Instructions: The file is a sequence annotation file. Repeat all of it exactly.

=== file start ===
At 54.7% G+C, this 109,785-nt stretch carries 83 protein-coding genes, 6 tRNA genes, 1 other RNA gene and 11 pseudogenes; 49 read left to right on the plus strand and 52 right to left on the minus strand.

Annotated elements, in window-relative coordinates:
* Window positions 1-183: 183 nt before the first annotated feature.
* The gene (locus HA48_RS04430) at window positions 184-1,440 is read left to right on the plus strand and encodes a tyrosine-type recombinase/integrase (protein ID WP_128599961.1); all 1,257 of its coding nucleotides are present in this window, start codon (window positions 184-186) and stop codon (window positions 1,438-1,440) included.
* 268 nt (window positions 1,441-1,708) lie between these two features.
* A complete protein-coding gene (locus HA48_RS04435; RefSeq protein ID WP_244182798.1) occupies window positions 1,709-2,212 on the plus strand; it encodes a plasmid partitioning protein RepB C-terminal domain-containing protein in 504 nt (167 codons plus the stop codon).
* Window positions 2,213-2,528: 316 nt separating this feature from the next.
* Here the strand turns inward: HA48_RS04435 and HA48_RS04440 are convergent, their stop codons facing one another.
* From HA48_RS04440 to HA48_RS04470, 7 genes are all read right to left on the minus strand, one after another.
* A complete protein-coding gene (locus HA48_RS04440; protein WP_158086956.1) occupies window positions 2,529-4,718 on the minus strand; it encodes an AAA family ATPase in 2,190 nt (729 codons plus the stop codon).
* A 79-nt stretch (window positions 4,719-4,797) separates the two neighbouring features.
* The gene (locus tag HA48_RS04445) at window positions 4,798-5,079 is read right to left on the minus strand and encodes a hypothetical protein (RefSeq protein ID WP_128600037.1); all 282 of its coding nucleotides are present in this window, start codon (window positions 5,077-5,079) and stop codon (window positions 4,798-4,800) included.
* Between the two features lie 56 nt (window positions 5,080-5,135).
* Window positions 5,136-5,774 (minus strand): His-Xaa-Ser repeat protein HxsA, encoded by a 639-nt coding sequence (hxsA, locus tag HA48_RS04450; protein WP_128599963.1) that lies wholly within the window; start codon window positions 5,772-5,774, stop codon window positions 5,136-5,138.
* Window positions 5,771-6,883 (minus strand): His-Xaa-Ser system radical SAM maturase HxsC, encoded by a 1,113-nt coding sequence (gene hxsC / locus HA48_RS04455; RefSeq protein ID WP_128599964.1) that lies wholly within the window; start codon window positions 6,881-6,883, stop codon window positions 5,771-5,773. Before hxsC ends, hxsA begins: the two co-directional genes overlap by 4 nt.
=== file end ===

At 54.7% G+C, this 109,785-nt stretch carries 83 protein-coding genes, 6 tRNA genes, 1 other RNA gene and 11 pseudogenes; 49 read left to right on the plus strand and 52 right to left on the minus strand.

Annotated elements, in window-relative coordinates:
* Window positions 1-183: 183 nt before the first annotated feature.
* The gene (locus HA48_RS04430) at window positions 184-1,440 is read left to right on the plus strand and encodes a tyrosine-type recombinase/integrase (protein ID WP_128599961.1); all 1,257 of its coding nucleotides are present in this window, start codon (window positions 184-186) and stop codon (window positions 1,438-1,440) included.
* 268 nt (window positions 1,441-1,708) lie between these two features.
* A complete protein-coding gene (locus HA48_RS04435; RefSeq protein ID WP_244182798.1) occupies window positions 1,709-2,212 on the plus strand; it encodes a plasmid partitioning protein RepB C-terminal domain-containing protein in 504 nt (167 codons plus the stop codon).
* Window positions 2,213-2,528: 316 nt separating this feature from the next.
* Here the strand turns inward: HA48_RS04435 and HA48_RS04440 are convergent, their stop codons facing one another.
* From HA48_RS04440 to HA48_RS04470, 7 genes are all read right to left on the minus strand, one after another.
* A complete protein-coding gene (locus HA48_RS04440; protein WP_158086956.1) occupies window positions 2,529-4,718 on the minus strand; it encodes an AAA family ATPase in 2,190 nt (729 codons plus the stop codon).
* A 79-nt stretch (window positions 4,719-4,797) separates the two neighbouring features.
* The gene (locus tag HA48_RS04445) at window positions 4,798-5,079 is read right to left on the minus strand and encodes a hypothetical protein (RefSeq protein ID WP_128600037.1); all 282 of its coding nucleotides are present in this window, start codon (window positions 5,077-5,079) and stop codon (window positions 4,798-4,800) included.
* Between the two features lie 56 nt (window positions 5,080-5,135).
* Window positions 5,136-5,774 (minus strand): His-Xaa-Ser repeat protein HxsA, encoded by a 639-nt coding sequence (hxsA, locus tag HA48_RS04450; protein WP_128599963.1) that lies wholly within the window; start codon window positions 5,772-5,774, stop codon window positions 5,136-5,138.
* Window positions 5,771-6,883 (minus strand): His-Xaa-Ser system radical SAM maturase HxsC, encoded by a 1,113-nt coding sequence (gene hxsC / locus HA48_RS04455; RefSeq protein ID WP_128599964.1) that lies wholly within the window; start codon window positions 6,881-6,883, stop codon window positions 5,771-5,773. Before hxsC ends, hxsA begins: the two co-directional genes overlap by 4 nt.